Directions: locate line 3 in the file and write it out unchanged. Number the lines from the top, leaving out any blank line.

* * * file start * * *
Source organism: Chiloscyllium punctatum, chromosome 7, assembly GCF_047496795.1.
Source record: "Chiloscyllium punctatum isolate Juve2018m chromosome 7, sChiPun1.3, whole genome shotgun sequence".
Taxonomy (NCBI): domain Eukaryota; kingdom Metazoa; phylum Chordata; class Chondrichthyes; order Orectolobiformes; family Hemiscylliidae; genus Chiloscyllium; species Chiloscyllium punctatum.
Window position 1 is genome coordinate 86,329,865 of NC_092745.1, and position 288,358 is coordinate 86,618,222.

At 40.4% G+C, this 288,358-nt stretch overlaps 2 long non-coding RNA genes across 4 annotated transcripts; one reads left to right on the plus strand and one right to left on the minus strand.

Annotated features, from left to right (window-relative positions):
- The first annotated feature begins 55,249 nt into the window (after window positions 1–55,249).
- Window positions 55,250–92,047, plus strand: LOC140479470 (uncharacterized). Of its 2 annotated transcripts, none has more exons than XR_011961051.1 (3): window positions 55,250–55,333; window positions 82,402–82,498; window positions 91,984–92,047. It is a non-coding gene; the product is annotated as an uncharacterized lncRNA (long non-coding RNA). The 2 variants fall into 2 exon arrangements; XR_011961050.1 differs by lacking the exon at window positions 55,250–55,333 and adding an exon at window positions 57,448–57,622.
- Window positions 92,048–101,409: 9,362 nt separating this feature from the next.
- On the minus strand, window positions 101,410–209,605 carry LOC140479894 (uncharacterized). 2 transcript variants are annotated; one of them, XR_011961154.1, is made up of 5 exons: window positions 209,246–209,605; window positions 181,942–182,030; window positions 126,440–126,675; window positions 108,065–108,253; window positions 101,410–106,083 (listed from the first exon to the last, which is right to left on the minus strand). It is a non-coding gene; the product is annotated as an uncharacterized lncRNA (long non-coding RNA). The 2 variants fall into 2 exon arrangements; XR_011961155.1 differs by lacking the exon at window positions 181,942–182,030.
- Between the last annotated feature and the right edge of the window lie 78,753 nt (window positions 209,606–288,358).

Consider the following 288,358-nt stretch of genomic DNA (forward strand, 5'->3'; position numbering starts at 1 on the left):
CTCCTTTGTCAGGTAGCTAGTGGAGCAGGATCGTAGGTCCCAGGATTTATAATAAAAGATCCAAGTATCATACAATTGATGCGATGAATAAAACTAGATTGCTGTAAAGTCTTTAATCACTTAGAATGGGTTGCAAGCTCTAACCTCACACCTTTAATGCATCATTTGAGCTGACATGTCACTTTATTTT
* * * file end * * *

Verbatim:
Taxonomy (NCBI): domain Eukaryota; kingdom Metazoa; phylum Chordata; class Chondrichthyes; order Orectolobiformes; family Hemiscylliidae; genus Chiloscyllium; species Chiloscyllium punctatum.